Archive: October, 2009
“In many organizations, up to 25% of sales time is spent on contract-related issues,” states Tim Cummins on his blog Commitment Matters. Tim is president of the IACCM, a non-profit organization that’s become the global forum for innovation in trading relationships and practices.
This is astounding. As we emerge from a very deep recession (knock on wood as GDP came out positive this week), organizations around the world are struggling to do more with less and to close sales more quickly. How do you do this when 25% less time is spent selling or prospecting?
Noted document assembly expert, Seth Rowland, has written a beginner’s guide to Document Assembly that does a good job of explaining how document assembly software works.
Document Assembly goes by many different names, depending on the related job function and industry. It can be called document automation, document generation, contract automation, policy configuration, loan documentation, document creation and many more. For simplicity, we’ll stick with document assembly here.
Recently, Seth reviewed Exari Document Assembly Software in the TechnoFeature Newsletter. Below are some excerpts:
- In evaluating a document assembly system, one must look at what the user sees when he or she launches the document assembly interview. If the user’s experience is “pleasant”; if the user can easily navigate the questions; if the user is guided to make the correct choices; and if the user can easily review and change his or her answers, then you can say that the system succeeds. The Exari interview shines in each of these areas.
- At the end of the interview, Exari presents you with several optional outputs including Word and PDF. The most interesting option is a document preview. You can see the document with variables and optional text indicated…Exari adds a further output option that is unique in the document assembly industry. Called the Exari RoundTrip, it produces a Word document that can be negotiated and edited.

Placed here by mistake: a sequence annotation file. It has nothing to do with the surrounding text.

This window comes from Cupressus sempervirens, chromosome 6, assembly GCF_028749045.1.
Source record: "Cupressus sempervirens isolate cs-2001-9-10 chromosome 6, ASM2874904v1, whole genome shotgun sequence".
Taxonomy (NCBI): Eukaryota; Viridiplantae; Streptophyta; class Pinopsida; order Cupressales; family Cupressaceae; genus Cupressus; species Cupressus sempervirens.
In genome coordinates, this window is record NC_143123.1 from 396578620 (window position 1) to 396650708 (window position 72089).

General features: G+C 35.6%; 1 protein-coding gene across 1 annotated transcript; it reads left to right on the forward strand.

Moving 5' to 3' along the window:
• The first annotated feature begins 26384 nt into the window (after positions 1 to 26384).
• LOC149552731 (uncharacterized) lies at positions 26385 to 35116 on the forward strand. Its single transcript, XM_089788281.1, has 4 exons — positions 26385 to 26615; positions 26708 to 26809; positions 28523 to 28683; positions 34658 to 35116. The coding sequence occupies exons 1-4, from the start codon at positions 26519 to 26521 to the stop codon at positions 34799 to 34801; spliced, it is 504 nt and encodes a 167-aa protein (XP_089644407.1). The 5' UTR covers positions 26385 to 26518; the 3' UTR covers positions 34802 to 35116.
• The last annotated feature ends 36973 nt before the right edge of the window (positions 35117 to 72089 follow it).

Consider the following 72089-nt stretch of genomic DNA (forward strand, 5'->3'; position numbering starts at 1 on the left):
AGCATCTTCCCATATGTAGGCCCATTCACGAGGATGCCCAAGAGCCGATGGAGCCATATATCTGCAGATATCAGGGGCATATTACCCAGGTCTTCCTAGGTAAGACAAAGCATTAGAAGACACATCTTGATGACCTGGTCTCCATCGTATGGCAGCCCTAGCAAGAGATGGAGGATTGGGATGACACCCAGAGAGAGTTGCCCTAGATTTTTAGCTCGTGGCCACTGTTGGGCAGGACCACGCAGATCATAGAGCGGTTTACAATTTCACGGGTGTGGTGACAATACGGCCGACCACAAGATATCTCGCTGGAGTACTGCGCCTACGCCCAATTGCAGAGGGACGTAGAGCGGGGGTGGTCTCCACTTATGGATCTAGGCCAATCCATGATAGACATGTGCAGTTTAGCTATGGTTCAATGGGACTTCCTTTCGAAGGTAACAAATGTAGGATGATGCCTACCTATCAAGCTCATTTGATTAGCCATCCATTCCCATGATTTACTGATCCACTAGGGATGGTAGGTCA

- Exari has just about every feature you could imagine for a document assembly system. Variables and various other components, just like documents, are stored as XML objects. Exari has variables, conditions, repeats, calculations, conditional expressions, multiple choice questions, and user text questions. To the standard list, Exari adds smart phrases, blocks of text that are reusable in the template and may or may not contain conditions, variables, and logic.
- Exari includes several other components that round it out as a robust and powerful programming language.
- Clearly, you’ll need to conduct a return on investment analysis. Look at the number of users who will use the system, the number of documents they will assemble, the location of the users, and the level of expertise among the users regarding the documents. In the proper setting, Exari will pay for itself in under three months after full production.
You can read the complete review here. And please, let us know what you call Document Assembly below in the comments.
Well known legal department consultant, Rees Morrison, reminds us of the four key challenges contract management poses for in-house lawyers:
- Standardizing and simplifying contract drafting.
- Setting policies regarding legal department review of contracts.
- Streamlining contract negotiation.
- Facilitating the company’s adherence to its contractual obligations.
It’s one thing for us to say that we can help you improve your business. It’s entirely different for you to hear it from someone who has already succeeded in making their own business more profitable.
Les Doel, a manager at London-based Lloyd’s broker, Croton Stokes Wilson Ltd., recently spoke with KM World Magazine about his experience with document automation.
Here’s Justin’s latest post from CIO.com. You can read it here or check it out along with those from other thought leaders over at CIO.
Many business processes have been streamlined through automation but the production of documents and documentation often seems to be neglected.
We’re all aware of the benefits of automation. Our network monitoring, backups, integrity and heath checks, spam filtering, intrusion detection, software builds and unit tests are all largely automated. One area that often seems to be left out in the cold is the automation of documents and documentation.
Do you work in a large company or law firm? If so, be sure to download the webinar recording on how Dow Jones and DLA Piper have benefited (in quite different ways) by automating the sales contracting process.